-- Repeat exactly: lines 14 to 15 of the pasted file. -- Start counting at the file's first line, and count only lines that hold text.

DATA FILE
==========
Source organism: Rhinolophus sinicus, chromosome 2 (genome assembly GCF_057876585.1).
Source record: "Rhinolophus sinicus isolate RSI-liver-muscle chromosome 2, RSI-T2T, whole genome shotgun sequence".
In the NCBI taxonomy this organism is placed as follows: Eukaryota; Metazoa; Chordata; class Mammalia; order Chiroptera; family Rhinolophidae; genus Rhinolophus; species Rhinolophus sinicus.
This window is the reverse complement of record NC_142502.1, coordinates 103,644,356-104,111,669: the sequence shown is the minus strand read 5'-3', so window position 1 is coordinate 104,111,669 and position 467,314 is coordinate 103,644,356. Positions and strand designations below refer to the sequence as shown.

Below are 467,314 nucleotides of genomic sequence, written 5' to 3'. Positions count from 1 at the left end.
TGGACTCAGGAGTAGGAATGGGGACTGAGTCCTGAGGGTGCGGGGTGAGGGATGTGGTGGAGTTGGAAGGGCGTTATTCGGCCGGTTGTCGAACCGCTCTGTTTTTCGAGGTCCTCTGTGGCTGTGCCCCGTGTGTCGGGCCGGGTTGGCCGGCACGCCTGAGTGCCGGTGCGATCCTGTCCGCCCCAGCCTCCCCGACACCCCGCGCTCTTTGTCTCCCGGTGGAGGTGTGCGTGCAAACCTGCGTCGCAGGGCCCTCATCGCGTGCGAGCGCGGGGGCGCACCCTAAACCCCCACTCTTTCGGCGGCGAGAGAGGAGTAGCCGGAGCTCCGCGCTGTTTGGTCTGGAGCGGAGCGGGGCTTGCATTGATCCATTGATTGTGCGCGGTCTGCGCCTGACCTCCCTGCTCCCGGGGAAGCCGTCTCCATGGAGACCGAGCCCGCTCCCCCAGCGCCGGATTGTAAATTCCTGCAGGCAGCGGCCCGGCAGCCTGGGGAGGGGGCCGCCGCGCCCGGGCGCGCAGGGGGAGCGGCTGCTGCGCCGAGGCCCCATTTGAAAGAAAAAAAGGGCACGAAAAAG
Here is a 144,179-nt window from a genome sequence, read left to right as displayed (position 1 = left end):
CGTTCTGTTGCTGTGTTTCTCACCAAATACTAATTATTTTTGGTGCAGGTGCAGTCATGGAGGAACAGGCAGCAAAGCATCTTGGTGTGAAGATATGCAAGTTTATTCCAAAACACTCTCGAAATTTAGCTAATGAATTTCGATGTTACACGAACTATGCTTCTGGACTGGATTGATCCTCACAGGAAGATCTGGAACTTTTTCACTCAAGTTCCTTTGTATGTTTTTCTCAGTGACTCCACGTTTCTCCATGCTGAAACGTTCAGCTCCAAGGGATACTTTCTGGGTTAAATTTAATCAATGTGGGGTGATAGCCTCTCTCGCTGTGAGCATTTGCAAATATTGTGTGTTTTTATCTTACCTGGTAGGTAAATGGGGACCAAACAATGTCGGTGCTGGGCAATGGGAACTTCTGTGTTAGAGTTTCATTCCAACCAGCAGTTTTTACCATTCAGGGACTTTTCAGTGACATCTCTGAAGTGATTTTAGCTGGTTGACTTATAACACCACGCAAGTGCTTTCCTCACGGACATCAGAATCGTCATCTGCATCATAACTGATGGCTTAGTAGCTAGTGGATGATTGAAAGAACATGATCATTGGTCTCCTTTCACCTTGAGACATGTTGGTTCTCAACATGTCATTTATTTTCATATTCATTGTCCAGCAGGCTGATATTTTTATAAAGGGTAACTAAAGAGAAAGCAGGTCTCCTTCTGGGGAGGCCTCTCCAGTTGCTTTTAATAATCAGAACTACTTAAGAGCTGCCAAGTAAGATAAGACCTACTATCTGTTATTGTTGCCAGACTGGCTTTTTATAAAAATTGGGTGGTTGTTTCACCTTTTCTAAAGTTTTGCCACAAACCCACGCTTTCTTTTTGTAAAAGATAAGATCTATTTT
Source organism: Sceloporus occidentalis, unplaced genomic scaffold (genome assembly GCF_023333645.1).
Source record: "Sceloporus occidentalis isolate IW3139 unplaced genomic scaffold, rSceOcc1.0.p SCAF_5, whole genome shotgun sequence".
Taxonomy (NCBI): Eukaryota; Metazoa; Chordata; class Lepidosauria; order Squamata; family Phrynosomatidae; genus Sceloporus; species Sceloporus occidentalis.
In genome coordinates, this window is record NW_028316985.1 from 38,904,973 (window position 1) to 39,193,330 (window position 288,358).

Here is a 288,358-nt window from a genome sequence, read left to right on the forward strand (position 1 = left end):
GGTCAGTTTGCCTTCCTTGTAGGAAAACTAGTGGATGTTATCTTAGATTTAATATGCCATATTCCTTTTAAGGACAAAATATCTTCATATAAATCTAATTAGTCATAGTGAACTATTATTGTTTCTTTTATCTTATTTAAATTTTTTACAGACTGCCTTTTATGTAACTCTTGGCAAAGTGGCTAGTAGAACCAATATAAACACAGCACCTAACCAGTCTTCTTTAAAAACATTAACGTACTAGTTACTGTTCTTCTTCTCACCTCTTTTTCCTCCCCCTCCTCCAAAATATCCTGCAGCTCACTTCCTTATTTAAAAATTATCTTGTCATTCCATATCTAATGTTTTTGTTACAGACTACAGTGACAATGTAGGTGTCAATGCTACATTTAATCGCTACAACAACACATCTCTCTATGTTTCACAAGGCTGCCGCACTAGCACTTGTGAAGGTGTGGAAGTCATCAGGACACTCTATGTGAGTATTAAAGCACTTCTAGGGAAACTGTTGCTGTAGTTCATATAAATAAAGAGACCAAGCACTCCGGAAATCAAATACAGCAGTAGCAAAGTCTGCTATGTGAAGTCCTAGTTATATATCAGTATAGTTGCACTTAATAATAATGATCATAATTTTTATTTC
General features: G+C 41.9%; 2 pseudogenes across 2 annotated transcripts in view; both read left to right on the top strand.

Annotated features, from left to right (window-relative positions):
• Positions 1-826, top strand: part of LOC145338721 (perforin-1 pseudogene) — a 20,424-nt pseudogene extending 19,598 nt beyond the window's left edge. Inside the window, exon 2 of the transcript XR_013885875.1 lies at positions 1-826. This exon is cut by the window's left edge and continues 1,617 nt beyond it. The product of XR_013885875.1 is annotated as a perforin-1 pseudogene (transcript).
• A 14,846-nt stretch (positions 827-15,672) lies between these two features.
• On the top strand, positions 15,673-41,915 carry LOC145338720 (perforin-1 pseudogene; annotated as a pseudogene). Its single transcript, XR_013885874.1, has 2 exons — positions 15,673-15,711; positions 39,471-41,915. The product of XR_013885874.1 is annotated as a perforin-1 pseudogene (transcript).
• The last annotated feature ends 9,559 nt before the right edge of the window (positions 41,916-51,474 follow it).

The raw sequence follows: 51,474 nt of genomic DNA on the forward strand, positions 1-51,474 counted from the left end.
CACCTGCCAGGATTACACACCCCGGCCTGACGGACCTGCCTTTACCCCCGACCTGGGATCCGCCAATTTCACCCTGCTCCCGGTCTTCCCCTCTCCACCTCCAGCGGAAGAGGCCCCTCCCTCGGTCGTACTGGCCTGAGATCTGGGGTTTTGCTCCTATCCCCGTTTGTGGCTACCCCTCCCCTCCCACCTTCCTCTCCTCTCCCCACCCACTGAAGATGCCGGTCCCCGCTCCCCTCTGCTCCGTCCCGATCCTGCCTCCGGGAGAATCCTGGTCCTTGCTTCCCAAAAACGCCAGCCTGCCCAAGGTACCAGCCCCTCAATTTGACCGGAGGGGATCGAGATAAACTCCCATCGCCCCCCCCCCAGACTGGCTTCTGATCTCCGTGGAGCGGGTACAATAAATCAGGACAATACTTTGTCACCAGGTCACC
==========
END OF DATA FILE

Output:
GGTCAGTTTGCCTTCCTTGTAGGAAAACTAGTGGATGTTATCTTAGATTTAATATGCCATATTCCTTTTAAGGACAAAATATCTTCATATAAATCTAATTAGTCATAGTGAACTATTATTGTTTCTTTTATCTTATTTAAATTTTTTACAGACTGCCTTTTATGTAACTCTTGGCAAAGTGGCTAGTAGAACCAATATAAACACAGCACCTAACCAGTCTTCTTTAAAAACATTAACGTACTAGTTACTGTTCTTCTTCTCACCTCTTTTTCCTCCCCCTCCTCCAAAATATCCTGCAGCTCACTTCCTTATTTAAAAATTATCTTGTCATTCCATATCTAATGTTTTTGTTACAGACTACAGTGACAATGTAGGTGTCAATGCTACATTTAATCGCTACAACAACACATCTCTCTATGTTTCACAAGGCTGCCGCACTAGCACTTGTGAAGGTGTGGAAGTCATCAGGACACTCTATGTGAGTATTAAAGCACTTCTAGGGAAACTGTTGCTGTAGTTCATATAAATAAAGAGACCAAGCACTCCGGAAATCAAATACAGCAGTAGCAAAGTCTGCTATGTGAAGTCCTAGTTATATATCAGTATAGTTGCACTTAATAATAATGATCATAATTTTTATTTC
General features: G+C 41.9%; 2 pseudogenes across 2 annotated transcripts in view; both read left to right on the top strand.